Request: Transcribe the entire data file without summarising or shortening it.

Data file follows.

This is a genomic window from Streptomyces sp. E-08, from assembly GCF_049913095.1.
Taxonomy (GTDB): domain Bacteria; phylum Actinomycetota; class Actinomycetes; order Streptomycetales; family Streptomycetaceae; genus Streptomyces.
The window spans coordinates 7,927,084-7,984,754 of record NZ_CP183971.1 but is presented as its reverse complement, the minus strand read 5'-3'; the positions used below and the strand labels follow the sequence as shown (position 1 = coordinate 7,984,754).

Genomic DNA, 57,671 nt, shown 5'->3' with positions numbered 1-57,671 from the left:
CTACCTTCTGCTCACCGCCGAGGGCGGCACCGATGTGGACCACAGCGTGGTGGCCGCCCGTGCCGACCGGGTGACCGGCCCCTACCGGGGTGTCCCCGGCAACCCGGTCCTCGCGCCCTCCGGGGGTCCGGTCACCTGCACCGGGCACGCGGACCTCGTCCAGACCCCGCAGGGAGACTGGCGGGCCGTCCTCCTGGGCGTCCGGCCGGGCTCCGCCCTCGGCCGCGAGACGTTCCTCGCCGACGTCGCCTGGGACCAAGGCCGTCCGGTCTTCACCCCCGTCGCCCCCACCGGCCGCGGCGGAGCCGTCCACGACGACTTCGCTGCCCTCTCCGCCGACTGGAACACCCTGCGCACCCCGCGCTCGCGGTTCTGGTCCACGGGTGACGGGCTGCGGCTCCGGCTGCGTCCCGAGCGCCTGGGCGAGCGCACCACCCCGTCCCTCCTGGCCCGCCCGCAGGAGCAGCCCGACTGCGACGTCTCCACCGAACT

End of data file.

This is a genomic window from Streptomyces sp. E-08, from assembly GCF_049913095.1.
Taxonomy (GTDB): domain Bacteria; phylum Actinomycetota; class Actinomycetes; order Streptomycetales; family Streptomycetaceae; genus Streptomyces.
The window spans coordinates 7,927,084-7,984,754 of record NZ_CP183971.1 but is presented as its reverse complement, the minus strand read 5'-3'; the positions used below and the strand labels follow the sequence as shown (position 1 = coordinate 7,984,754).

Genomic DNA, 57,671 nt, shown 5'->3' with positions numbered 1-57,671 from the left:
CTACCTTCTGCTCACCGCCGAGGGCGGCACCGATGTGGACCACAGCGTGGTGGCCGCCCGTGCCGACCGGGTGACCGGCCCCTACCGGGGTGTCCCCGGCAACCCGGTCCTCGCGCCCTCCGGGGGTCCGGTCACCTGCACCGGGCACGCGGACCTCGTCCAGACCCCGCAGGGAGACTGGCGGGCCGTCCTCCTGGGCGTCCGGCCGGGCTCCGCCCTCGGCCGCGAGACGTTCCTCGCCGACGTCGCCTGGGACCAAGGCCGTCCGGTCTTCACCCCCGTCGCCCCCACCGGCCGCGGCGGAGCCGTCCACGACGACTTCGCTGCCCTCTCCGCCGACTGGAACACCCTGCGCACCCCGCGCTCGCGGTTCTGGTCCACGGGTGACGGGCTGCGGCTCCGGCTGCGTCCCGAGCGCCTGGGCGAGCGCACCACCCCGTCCCTCCTGGCCCGCCCGCAGGAGCAGCCCGACTGCGACGTCTCCACCGAACT